Owners Fear Too Many Restaurants Downtown May Spoil the Market
Rozek, Dan, Daily Herald (Arlington Heights, IL)
Byline: Dan Rozek Daily Herald Staff Writer
They offer cuisine ranging from sandwiches to sushi, service that varies from carryout to sit-down and hours that stretch from before dawn to past midnight.
For all their differences, the two dozen restaurants scattered around Arlington Heights' bustling downtown share a common link - and that's what worries some restaurateurs.
Downtown restaurant operators say all the dining spots serve essentially the same pool of customers. As the number of establishments grows, so do the concerns of some owners that too many restaurants may end up chasing too few customers.
"Even though they (the restaurants) are all different, you have the same people," said Andrea Tsambarlis, owner of the Riviera Restaurant. "Eventually, you're sharing the same crowds."
Now comes a proposal to convert the former Arlington Grille into a new, larger restaurant that would serve breakfast and lunch - and compete directly with a number of established downtown dining spots.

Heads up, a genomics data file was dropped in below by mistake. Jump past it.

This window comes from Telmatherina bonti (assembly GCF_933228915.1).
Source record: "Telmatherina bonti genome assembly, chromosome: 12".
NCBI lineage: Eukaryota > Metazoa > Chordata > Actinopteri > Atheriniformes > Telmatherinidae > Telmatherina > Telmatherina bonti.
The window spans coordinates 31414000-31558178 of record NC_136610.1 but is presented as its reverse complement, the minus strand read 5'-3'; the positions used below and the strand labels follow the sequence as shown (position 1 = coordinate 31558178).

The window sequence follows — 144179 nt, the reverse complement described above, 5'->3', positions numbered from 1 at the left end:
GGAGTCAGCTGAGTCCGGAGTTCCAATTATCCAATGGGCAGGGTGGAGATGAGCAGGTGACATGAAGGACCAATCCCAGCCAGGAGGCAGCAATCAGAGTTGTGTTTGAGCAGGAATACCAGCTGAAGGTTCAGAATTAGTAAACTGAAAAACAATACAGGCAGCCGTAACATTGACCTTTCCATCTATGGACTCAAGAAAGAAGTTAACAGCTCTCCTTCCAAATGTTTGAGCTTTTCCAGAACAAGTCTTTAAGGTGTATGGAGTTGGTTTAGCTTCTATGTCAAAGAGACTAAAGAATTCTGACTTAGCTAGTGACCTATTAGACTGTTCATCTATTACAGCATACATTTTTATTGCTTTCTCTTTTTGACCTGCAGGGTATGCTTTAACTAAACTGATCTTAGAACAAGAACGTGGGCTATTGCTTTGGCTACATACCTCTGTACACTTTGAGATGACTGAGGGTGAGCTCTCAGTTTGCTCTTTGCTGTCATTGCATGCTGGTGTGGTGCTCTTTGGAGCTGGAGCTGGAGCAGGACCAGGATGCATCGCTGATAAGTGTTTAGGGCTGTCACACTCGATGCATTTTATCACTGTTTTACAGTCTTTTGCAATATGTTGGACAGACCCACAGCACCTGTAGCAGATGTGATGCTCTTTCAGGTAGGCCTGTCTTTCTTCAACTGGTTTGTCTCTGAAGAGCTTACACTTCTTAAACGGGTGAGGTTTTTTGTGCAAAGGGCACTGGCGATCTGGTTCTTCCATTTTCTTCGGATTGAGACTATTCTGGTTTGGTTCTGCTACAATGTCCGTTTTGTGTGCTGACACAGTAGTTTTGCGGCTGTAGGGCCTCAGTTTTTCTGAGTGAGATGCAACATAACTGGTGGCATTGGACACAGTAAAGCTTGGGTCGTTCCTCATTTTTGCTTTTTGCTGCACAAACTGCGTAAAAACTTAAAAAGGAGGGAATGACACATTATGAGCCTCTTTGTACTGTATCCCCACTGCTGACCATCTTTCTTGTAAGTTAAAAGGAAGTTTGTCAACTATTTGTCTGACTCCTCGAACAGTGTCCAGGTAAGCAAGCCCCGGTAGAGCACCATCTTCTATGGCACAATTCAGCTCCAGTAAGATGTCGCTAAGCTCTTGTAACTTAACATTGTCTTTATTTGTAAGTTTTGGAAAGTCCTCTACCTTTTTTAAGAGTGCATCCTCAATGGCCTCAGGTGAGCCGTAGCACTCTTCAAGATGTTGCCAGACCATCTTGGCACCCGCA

Some village officials and other merchants, however, see the planned restaurant as good news, not bad.
They say the cluster of downtown restaurants benefits all of the establishments, drawing in diners who will eventually sample a number of different establishments.
"The feeling is a cluster of restaurants won't hurt business," said Sally Ballinger, a village plan commission member and former restaurant operator. "They're niche businesses, they don't compete."
And another similarly-sized suburb, Evanston, has found success with a restaurant cluster more than twice the size of the one found in the downtown Arlington Heights.
In Arlington Heights, a proposal by George Zahrapoulos to replace the Arlington Grill with a new 60-seat restaurant requires a market analysis that may help answer the question of whether the downtown area is overflowing with restaurants.
But village officials say that study isn't a sign they're concerned about the size of the downtown restaurant community: it's mandated by village codes for special uses like restaurants.
"We don't regulate competition at all," said Arlington Heights' urban planner John Jackson
Zahrapoulos, who plans to target neighbors and commuters at his proposed restaurant, said he doesn't envision problems in attracting customers.
Other restaurateurs, however, are concerned that the pool of available customers - downtown workers, commuters and those in nearby residential areas - is steady, while the number of restaurants keeps rising. …